The University Record, February 27, 1996

Students trade sun & sand for hammers & soup pots

By Carlean Ponder
News and Information Services


More than 300 U-M students will trade fun in the sun for hammers, soup pots and delivery vans by participating in Alternative Spring Break (ASB) projects ranging from building houses in Cla rksdale, Miss., and tutoring youngsters at the Children's Shelter in Denver to feeding and tagging fowl at a bird emergency aid sanctuary on Big Talbot Island, Fla.

ASB was started in 1990 by a few students who saw spring break as an opportunity to combine fun with service off campus. Six years later, there are 31 Project SERVE groups working in 16 states and Mexico.

"Our program is dedicated to providing break opportunities to as many students as possible while always trying to increase community impact and learning potential as well," says Dave Waterhouse, ASB staff adviser. "With understanding and compassion, we hope to learn how we can effectively address the problems eating at the fabric of our society."

Jeff Smithers, a third-year chemistry major at U-M, has spent two spring breaks at the Cheyenne River Reservation in Eagle Butte, S. Dak., where he tutored high-risk children attending the Lakota Nation's community boarding school. He also cooked lunches at the reservation's nutrition center, which provides meals for the elderly. "It was a relationship of equal giving," Smithers says. "I gave time and energy and unknowingly received more than I gave." This year, students will help rebuild the nutrition center, which recently was ravaged by fire.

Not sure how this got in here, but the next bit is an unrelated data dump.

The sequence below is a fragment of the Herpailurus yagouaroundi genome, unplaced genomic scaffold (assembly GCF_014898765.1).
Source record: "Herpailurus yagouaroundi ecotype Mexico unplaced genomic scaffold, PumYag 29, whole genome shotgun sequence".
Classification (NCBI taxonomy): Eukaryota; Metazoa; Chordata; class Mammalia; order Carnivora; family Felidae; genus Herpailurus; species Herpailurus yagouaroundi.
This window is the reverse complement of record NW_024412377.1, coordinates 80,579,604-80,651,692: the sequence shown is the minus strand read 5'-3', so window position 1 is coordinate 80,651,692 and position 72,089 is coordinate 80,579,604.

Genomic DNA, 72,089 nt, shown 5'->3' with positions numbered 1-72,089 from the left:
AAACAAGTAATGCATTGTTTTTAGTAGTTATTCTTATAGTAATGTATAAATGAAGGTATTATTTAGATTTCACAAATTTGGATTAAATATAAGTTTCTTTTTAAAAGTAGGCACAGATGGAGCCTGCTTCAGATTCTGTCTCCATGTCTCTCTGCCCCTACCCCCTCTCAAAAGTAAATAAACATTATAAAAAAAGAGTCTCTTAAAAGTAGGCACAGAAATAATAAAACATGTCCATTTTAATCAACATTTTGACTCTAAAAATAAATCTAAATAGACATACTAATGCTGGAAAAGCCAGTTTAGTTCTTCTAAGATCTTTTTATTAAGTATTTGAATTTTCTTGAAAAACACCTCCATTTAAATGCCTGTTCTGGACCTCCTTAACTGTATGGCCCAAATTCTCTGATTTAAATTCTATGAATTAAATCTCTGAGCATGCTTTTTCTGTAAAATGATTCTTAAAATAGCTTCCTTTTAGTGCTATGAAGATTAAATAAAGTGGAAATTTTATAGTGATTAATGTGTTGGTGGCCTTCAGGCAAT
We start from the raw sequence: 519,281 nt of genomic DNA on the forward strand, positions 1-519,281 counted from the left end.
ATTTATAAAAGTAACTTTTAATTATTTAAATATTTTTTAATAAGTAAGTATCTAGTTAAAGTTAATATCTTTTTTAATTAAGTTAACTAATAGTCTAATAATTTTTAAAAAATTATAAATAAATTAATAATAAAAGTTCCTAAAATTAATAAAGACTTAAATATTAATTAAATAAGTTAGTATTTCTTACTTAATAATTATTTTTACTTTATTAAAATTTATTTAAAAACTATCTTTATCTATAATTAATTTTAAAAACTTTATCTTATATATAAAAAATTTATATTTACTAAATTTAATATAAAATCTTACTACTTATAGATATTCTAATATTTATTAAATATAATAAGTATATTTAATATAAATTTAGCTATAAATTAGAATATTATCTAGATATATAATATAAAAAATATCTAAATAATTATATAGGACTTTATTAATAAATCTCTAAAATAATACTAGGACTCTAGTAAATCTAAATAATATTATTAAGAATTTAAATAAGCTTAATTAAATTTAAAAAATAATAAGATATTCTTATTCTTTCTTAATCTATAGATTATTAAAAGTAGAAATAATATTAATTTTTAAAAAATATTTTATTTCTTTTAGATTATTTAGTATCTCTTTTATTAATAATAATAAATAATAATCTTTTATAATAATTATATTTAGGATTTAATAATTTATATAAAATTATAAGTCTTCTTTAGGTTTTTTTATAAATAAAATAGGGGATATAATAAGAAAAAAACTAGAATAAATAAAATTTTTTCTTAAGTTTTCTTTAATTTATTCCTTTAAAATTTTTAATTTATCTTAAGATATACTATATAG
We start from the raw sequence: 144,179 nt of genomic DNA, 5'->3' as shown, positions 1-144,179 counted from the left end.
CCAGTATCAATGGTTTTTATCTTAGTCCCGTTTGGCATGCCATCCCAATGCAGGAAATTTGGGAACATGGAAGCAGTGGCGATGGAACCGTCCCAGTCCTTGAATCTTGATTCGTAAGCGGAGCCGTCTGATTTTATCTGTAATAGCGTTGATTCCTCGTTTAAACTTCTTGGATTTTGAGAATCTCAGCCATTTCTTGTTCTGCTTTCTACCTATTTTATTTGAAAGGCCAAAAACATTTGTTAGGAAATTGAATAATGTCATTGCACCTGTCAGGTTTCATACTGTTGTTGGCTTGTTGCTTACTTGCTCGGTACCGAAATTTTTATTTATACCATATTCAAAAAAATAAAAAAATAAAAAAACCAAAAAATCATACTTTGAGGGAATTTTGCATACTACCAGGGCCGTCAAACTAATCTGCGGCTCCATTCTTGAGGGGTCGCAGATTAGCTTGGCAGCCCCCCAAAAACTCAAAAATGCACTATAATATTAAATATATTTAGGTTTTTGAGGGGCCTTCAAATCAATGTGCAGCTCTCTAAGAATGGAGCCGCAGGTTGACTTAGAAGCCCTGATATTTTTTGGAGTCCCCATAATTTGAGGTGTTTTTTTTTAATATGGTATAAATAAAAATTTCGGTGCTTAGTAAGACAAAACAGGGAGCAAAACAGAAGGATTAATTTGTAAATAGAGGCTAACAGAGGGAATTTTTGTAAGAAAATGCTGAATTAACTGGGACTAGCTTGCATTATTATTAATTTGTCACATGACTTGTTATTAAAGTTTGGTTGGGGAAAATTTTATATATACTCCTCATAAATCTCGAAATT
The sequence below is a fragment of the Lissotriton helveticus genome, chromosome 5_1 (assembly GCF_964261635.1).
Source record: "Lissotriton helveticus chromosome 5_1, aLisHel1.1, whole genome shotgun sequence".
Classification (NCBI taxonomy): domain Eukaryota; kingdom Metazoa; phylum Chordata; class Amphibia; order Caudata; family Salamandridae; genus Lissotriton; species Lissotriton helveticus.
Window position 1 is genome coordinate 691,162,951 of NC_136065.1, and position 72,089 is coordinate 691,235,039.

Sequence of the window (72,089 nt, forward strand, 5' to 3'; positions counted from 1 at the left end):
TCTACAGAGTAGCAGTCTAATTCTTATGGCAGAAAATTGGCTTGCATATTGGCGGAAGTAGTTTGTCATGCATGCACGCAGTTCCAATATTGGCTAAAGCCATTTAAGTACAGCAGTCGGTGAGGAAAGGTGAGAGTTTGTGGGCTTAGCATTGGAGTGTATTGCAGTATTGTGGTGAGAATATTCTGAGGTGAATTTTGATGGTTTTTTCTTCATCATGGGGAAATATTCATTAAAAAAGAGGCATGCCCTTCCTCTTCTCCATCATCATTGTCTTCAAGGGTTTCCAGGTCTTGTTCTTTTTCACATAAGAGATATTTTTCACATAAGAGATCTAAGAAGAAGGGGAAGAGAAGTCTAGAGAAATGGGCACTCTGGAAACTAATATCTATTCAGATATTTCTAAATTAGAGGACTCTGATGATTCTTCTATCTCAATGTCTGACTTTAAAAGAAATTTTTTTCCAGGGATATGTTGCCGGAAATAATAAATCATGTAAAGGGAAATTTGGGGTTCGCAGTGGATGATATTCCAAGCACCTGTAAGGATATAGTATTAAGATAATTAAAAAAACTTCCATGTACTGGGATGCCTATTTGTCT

New programs and sites are continually being added to the ASB choices including this year a curriculum -based break with a seminar in women's studies that will involve a "street rescue" program for girls in Detroit, helping them find alternatives to pregnancy, prostitution and homelessness.

The increase in the number of programs and participants can be attributed to the positive experience the students find working with Project SERVE. "A consistent comment," Waterhouse says, "is that these experiences profoundly change the way the students view community service, their goals and values, and life. Commitment to working against social injustice is a common outcome."

The University's assistance, along with the diligent work by the students to raise more than half of both program and site expenses, has supported the growth of the program. "The University has recognized the importance of service to the lea rning and development of students, and the legitimacy of co-curricular community service learning programs such as ASB in this education," Waterhouse says.